I look forward to reading your literary criticism, and criticism can be constructive. Thanks for stopping by today.

Is It a Woman’s Work of Words?

Everyone around me knows how much I love Michael, Prince, and Maxwell in that order, but it is Maxwell’s lyrics that are most appropriate for this blog entry. The question now is whether the writing world is a woman’s work.

“Pray God you can cope
I’ll stand outside
This woman’s work
This woman’s worth
Ooh, it’s hard on the man
Now his part is over
Now starts the craft… of the father…”

Several parts of the lyrics lend themselves to today’s Georgia Writer’s Association’s Red Clay Writers’ Conference. The theme was “Crafting,” which included “Below the Surface: The Craft of Fiction,” “Crafting the Poem and The Book Poetry and the Chapbook,” and the sale of different crafts.

There were more female presenters than male presenters during the conference, a coincidence or a planned action? Thus I proffer the questions, “Are there more female writers than male writers?” and “Do women epitomize literary prowess more than men?”

My instinctive response is that it depends on the genre not the gender. Then again, I might find myself eating my own words later. However, evidence shows more female writers of Young Adult and romance forms than their male counterpart.

For realistic fiction, I would say that it is still a male-dominated arena going back to hundreds of years ago when only men reigned supreme in the writing plateau. The science fiction genre is no different: more men seem to get their names out there.

What about the craft itself? Do men write better stories than woman? Here the opinions polarize themselves. Of course, we are dealing with opinions here. A visit to on the threading of this topic shows it unresolved. However, the current trend is that more publishers receive more manuscripts from new female writers than male writers.

Is this a numbers game where we count recently published men versus recently published women? Should we focus on submissions? What percentage of women who submit their works recently reach publication as opposed to the number of men whose manuscripts are accepted and published recently? Should we take genre into consideration when we respond to the questions?

Elizabeth A. Flynn in “Composing as a Woman” in College Composition and Communication 39 (December 1988), observed that women write more about caring and connection in their narratives, and men write more about adventure and separation. Several commentators on the Writing Forums site echo Flynn’s observation over two decades later.

Following that thought and providing an explanation to the reason, Katherine Haake, “Claiming Our Own Authority,” AWP Chronicle 2 of October/November 1989, pages 1 – 2, states, “When women tell the stories (of their experiences), we know the world differently; we demystify the original scene that has worked so well to silence us. We can then construct a place in which we can hold a wide diversity of scenes to be compatible, to coexist, to enhance and redefine each other.”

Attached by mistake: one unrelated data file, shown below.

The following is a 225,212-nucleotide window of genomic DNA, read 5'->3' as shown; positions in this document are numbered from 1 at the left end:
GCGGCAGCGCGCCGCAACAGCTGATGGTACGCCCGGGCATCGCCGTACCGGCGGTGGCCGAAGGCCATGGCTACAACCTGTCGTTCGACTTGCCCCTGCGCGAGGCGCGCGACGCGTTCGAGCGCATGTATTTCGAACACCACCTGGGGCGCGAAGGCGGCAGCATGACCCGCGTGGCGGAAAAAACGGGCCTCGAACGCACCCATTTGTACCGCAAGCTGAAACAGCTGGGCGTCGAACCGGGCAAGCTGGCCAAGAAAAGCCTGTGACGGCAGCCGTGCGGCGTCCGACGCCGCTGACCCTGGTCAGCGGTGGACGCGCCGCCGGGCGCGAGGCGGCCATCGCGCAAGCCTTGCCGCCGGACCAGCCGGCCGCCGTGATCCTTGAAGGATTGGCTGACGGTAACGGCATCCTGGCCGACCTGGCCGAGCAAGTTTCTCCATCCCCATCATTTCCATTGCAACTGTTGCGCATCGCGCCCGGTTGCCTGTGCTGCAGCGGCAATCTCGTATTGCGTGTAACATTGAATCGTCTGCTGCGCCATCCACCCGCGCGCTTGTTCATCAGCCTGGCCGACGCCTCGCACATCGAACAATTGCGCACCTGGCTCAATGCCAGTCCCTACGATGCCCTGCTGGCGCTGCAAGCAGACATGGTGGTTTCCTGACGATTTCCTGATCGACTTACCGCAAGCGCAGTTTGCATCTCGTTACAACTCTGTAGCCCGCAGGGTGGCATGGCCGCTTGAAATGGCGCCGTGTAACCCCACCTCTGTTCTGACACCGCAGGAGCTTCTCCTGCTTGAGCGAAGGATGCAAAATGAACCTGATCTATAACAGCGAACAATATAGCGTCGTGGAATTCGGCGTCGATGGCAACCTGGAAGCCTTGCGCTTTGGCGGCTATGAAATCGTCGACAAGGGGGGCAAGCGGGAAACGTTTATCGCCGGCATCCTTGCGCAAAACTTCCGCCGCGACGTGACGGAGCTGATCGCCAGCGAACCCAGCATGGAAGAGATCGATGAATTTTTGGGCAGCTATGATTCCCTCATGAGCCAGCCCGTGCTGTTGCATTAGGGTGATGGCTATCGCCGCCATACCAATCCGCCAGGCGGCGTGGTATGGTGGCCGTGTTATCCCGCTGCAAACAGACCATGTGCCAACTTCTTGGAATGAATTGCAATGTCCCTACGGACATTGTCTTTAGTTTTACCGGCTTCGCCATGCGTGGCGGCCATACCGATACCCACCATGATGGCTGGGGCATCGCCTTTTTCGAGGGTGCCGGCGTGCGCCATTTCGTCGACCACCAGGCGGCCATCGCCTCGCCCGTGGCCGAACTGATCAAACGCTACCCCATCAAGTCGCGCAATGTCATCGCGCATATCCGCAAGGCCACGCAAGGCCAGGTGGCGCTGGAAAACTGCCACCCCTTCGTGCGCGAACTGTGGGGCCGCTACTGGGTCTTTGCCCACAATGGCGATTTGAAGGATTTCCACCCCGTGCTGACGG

Mary Ann Cain in Revisioning Writers’ Talk: Gender and Culture in Acts of Composing (1995), adds that as women, “We can reconstruct the world as a place that both women and men safely inhabit” as opposed to men’s reconstruction where male writers put their characters through more hardships than women writers.

Is this a tolerance issue? Can women withstand and write about hardship as men do? Since action sells, the literary world perceives men in some quarters as better writers in that they can remove their emotions completely from their writing. Most women may seem unable to do just that yet.

Consider something else: There are more female literary agents than male literary agents? What does that say then? That women agents tend to pick and publish more male writers in the general fiction, science fiction, and thriller/crime fiction genres? Is there a conspiracy theory here?

What about readership? Everyone knows women are the readers across all genres. More women read more books, fiction or nonfiction, than men. With women dominating the reading world and more new females entering the literary world in droves, what does that augur for the future?

Is this the wave of things to come, future trends with women writers pervading all genres? Is it a woman’s work of words now or will it be a paradigm shift of impending female writer dominance?

As a writer, I inhabit the locales of multiple genres but have not sat myself down to tally what gender dominates what genre. I just know that I love to traverse across several types of literature and can write well, but I refuse to throw in gratuitous sex, violence, and such for the sake of trying to sound like a man or for the sake of using gore to make a buck.

Those who dismiss or underestimate the feminine artistry, lyrical prose, and fluid poetry intrinsic in the female art form do themselves the injustice of failing to appreciate and recognize gifts as profound as the deoxyribonucleic acid (DNA) that make women the exquisite gender they are.